References:

Nietzsche, Friedrich. The Birth of Tragedy. Dover Publications, 1995.

The Myth of Woodstock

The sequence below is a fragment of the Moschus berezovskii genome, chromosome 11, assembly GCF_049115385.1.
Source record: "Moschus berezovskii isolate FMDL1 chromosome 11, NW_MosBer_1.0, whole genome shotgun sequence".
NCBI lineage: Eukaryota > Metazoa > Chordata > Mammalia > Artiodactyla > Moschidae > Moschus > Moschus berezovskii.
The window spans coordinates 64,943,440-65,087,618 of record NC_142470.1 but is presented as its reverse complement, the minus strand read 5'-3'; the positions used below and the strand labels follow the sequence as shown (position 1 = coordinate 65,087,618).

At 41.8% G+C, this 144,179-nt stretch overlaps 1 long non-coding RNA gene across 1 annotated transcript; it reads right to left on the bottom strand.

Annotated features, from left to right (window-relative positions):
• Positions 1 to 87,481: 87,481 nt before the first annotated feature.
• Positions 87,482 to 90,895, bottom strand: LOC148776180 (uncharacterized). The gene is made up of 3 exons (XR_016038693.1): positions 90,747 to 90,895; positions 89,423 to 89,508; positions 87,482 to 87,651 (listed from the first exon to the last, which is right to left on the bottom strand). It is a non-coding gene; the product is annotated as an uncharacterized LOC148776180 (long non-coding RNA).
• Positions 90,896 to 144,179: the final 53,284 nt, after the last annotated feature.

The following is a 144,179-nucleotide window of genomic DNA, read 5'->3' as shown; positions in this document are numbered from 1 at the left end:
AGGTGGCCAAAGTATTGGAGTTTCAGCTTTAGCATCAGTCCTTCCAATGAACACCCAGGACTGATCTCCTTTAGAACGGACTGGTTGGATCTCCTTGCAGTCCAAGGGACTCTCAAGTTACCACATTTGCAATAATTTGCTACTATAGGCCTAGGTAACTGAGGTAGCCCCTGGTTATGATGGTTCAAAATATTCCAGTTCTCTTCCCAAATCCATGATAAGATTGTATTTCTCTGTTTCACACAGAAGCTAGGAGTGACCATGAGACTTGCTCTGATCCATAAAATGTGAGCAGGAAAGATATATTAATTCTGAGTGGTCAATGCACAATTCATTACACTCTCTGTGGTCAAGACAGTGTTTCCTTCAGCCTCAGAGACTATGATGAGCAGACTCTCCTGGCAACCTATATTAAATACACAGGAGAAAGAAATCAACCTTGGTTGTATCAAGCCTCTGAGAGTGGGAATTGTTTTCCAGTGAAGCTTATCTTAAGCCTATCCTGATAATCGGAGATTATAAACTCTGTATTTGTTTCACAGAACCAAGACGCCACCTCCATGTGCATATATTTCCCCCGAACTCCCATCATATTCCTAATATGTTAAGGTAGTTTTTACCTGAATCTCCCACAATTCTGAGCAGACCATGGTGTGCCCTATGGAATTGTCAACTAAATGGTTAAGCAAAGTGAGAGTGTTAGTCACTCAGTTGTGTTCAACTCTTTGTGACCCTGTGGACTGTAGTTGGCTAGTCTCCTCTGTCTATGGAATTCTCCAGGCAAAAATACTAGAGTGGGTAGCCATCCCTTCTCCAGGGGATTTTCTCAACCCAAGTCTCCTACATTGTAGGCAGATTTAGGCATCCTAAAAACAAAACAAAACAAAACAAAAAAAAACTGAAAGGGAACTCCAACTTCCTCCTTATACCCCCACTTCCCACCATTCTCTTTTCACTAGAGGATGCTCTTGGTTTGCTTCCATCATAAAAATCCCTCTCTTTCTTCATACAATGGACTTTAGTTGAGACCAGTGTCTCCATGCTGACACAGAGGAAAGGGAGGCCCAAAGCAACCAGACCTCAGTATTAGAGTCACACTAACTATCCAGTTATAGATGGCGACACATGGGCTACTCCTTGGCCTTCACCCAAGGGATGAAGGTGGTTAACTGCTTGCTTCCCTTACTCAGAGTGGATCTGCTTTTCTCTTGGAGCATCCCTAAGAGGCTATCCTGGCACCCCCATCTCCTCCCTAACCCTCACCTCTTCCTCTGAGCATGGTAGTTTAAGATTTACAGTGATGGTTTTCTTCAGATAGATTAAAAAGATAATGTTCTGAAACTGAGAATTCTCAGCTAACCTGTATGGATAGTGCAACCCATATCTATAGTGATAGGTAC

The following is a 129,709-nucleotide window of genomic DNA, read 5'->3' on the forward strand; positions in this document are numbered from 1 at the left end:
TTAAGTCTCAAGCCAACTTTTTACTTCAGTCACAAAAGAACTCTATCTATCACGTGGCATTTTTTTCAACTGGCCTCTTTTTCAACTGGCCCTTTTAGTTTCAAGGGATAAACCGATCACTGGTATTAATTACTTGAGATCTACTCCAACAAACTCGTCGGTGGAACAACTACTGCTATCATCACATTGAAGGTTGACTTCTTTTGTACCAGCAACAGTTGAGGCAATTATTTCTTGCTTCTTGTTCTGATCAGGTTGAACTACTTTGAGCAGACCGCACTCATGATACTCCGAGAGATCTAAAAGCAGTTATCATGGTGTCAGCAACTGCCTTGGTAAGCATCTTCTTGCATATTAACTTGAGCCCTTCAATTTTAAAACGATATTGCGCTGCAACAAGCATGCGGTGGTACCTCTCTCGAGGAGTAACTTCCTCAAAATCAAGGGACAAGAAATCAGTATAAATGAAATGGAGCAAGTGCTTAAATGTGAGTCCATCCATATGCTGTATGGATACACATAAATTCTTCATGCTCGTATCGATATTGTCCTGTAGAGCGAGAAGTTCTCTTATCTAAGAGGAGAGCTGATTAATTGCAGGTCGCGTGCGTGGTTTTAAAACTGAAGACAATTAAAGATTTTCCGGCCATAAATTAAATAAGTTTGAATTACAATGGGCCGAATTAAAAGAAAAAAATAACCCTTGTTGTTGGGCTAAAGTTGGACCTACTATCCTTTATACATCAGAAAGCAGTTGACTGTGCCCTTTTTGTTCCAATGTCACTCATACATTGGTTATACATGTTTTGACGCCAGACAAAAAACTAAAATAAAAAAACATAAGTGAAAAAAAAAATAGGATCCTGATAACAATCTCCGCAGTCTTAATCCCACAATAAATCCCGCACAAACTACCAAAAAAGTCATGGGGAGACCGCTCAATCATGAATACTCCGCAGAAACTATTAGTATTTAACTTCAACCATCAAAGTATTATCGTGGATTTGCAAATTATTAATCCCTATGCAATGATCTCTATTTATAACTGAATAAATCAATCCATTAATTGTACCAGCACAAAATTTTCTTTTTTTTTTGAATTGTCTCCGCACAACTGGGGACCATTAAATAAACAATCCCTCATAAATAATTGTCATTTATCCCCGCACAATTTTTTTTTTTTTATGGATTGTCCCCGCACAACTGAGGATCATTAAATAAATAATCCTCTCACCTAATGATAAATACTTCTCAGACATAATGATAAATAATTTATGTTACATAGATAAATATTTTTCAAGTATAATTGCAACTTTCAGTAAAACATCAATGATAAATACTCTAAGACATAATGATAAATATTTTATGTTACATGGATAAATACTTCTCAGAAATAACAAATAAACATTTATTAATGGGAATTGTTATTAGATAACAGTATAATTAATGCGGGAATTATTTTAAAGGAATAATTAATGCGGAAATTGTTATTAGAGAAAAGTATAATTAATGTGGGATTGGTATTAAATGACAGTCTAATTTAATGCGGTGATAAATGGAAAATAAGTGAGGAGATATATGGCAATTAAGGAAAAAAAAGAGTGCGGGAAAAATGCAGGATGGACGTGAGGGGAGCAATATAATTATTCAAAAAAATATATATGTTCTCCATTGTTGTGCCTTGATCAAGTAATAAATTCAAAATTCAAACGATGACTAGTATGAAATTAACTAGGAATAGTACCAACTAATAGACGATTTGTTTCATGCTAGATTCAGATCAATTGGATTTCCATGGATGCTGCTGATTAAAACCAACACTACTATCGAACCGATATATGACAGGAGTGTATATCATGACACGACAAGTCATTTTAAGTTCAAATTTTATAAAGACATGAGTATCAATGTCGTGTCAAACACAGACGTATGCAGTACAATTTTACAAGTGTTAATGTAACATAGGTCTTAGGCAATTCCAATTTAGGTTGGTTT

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As often mythologized a festival can come, Woodstock takes the cake for emphasizing the influential role that a music festival can have on a society, politics, and an entire culture. Woodstock’s ripple effects are seen through the lingering behaviors and mannerisms that were highlighted through the three-day period of love, acceptance, and the omnipresent feeling of community. The enormity of Woodstock is shown through the union of hundreds of thousands of festival goers who were all in agreement towards the notion of the Sixties counterculture and its liberal expressions. The spirit of Woodstock seemingly lives on in those who attended or have been exposed to the nature of the festival – be it through the fashion of bell bottoms, tie dye, and the unwavering belief in the ability for love to be triumphant over all things. It’s arguable that the mythologized nature of Woodstock was influenced by the attendee’s acid trips making the festival ‘far out of this world’ but the true magic of Woodstock lies within the performances that allowed musicians to directly communicate with the audience. Like many social movements in society, Woodstock’s central agreement against America’s involvement in the war in Vietnam allowed so many supporters to identify with the counterculture and contribute their part to the resistance of war and its violent nature. This event would not have been able to take action, or be remembered as the Utopia for hippies as it is in the current day, without the political unrest in society that allowed the messages of: peace, love, and spiritual freedom to be triumphant over the apparent chaos unfolding in society amidst the Vietnam War. The delivery of Woodstock’s messages towards the resistance to the Vietnam war is best seen by Country Joe’s “Fixin To Die Rag”, along with the exposure to political stress in America through Jimi Hendrix’s spin on “The Star Spangled Banner”, and the spontaneity of the festival, specifically seen through the rain chant, exemplifying the countercultures union in generational solidarity.